“No. Do university studies now and take mission trips during breaks.”
If by going to missionary training you lose motivation to go to college, then go directly to college. College is foundational. Although it’s sometimes hard to spend four or more years in school when you’d rather be on the field, persevere.
Take advantage of ministry opportunities both now and throughout any training you receive. I taught English to an Indonesian student a few hours a week while I was in university. Our college offered short-term mission trips during spring and summer breaks.
Learn a variety of things you’re interested in. One friend used cosmetology to pay for college and will probably use it overseas. I taught piano to help pay for college and now find that teaching opens opportunities for ministry.
Christian campus groups at secular universities are a great place to pick up evangelism training and practice.
Also, if you’re narrowing down what agency you want to work with, check their education preferences. Don’t lose time just because you failed to ask their requirements.
Answer from Bethany, who served in the Middle East with the Assemblies of God.
“Yes, you can take a year or two for missions before university.”
My friends and relatives were pretty jumpy at the thought of me doing a year or two of mission work before getting into college. Maybe more than anyone else, I was afraid of taking a road less traveled. Was it really the right choice? I was worried that I would eventually go back home to start university and be a “missionary misfit.”
I would be a few years older than my classmates with a different worldview, experiences, and morals that would set me apart in an awkward way. But at the same time, I knew that my foundation as a Christian had been strengthened and that I would be more prepared to face the world with a better understanding of myself.
Now that I have finished my two years of missionary service and have been in university, I have found that I am not a misfit after all. I actually feel better prepared to disciple and encourage my brothers and sisters in Christ because of my experiences, and I find myself recruiting my friends into missions.
Everyone, whether Christian or not, enjoys hearing my missionary stories. The fact that I am a few years older than my classmates has actually turned out to be a blessing.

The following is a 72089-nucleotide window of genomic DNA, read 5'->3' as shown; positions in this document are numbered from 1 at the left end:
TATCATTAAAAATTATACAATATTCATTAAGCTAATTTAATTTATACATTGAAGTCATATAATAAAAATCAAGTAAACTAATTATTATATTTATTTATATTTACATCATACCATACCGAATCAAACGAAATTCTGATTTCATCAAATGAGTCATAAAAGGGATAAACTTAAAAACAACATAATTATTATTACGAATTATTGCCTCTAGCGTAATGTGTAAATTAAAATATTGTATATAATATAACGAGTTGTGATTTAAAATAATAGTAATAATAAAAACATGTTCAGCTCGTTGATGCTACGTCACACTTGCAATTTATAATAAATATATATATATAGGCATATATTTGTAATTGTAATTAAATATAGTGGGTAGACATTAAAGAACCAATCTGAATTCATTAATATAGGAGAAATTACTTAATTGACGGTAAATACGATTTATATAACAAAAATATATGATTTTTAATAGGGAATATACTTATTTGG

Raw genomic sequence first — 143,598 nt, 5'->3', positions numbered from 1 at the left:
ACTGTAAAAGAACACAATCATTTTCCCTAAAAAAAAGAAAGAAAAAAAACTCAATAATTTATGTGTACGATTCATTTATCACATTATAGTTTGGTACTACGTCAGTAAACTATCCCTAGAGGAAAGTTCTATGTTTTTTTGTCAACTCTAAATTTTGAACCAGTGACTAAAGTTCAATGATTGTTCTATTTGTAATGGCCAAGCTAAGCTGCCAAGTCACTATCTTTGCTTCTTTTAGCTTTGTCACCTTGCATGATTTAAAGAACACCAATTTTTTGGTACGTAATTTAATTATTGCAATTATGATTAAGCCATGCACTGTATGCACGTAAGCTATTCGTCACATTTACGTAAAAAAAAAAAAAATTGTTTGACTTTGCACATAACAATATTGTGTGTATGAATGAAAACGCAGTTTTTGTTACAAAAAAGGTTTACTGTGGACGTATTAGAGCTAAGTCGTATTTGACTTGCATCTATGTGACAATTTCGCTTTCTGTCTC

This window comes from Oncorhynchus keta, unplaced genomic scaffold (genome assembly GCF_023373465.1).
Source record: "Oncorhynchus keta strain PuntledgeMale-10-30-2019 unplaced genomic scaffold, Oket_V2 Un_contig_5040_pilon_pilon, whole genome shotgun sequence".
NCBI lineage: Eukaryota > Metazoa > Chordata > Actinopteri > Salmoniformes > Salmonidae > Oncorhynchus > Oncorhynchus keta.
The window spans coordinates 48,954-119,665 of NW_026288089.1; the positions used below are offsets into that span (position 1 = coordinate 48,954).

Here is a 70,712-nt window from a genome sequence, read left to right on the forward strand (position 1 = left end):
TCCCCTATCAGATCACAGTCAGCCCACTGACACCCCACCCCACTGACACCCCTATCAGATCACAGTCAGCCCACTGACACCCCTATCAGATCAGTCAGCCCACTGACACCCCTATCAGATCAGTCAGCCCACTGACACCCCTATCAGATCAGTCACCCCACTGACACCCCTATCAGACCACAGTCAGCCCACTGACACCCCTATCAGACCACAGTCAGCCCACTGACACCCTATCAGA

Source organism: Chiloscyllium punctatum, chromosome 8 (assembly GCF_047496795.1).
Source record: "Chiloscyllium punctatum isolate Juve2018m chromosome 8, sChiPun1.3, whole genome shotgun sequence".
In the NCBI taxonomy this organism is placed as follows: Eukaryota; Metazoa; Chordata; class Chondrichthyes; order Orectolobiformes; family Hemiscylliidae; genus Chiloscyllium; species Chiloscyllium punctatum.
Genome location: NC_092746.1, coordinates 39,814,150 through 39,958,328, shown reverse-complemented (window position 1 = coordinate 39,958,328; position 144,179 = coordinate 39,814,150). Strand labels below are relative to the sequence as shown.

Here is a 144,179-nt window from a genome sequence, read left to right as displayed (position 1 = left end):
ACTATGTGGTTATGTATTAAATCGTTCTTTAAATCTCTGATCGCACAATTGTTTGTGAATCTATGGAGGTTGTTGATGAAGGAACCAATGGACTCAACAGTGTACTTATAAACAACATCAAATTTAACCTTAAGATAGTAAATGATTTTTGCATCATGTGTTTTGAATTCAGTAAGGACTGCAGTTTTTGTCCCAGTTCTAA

There is a place and a time for university, but a year or two off will undoubtedly teach you more about who you are, who God is, and how you can actively serve in God’s kingdom.
Answer from Hannah, who trained and served for two years with Operation Mobilization.
Excerpted from the book Scaling the Wall: Overcoming Obstacles to Missions Involvement, by Kathy Hicks.
“You could attend a training school and then go to university.”
I loved this training and I wish I had done it right out of high school. Sometimes the best training you can get before going on the field is not found in books but in an encouraging environment where you can focus on your relationship with God, which is exactly what we did for three months.
Then we went around the U.S. performing a drama and sharing about what we do, while raising support for our month long missions trip overseas. I would definitely encourage you to get your feet wet in a program like this before getting stuck in the books for four years!
However, after my experience overseas I realized I was really unprepared to go overseas long-term. I could have stayed with my YWAM base and get prepared that way, but instead I decided to come home, finish my four-year degree, and work overseas through a career.
That way I can have a profession that is contributing to society and reach out to people by living and working with them and building relationships over time.
Answer from Sharon in North Carolina, who just finished a five-month Discipleship Training School (DTS) with Youth With a Mission.
“In the middle of your university education, consider taking a year off for missions.”
My first mission trip was a summer in Asia while still in high school. Then, after my first year at university, I spent ten weeks in East Africa. I received first-hand experience in missions, and now I know it’s where I want to be.
This year I’m taking a one-year hiatus from university studies to serve aboard a Mercy Ship in West Africa. I think taking missionary training before going to school is important, if you already know you want to be a missionary. If you can, take some mission trips to a few different places to make sure God has led you into missions and to get an idea of where you would want to be in the world.
Answer from Mark in Tulsa, who took a year off for missions after his first year of university.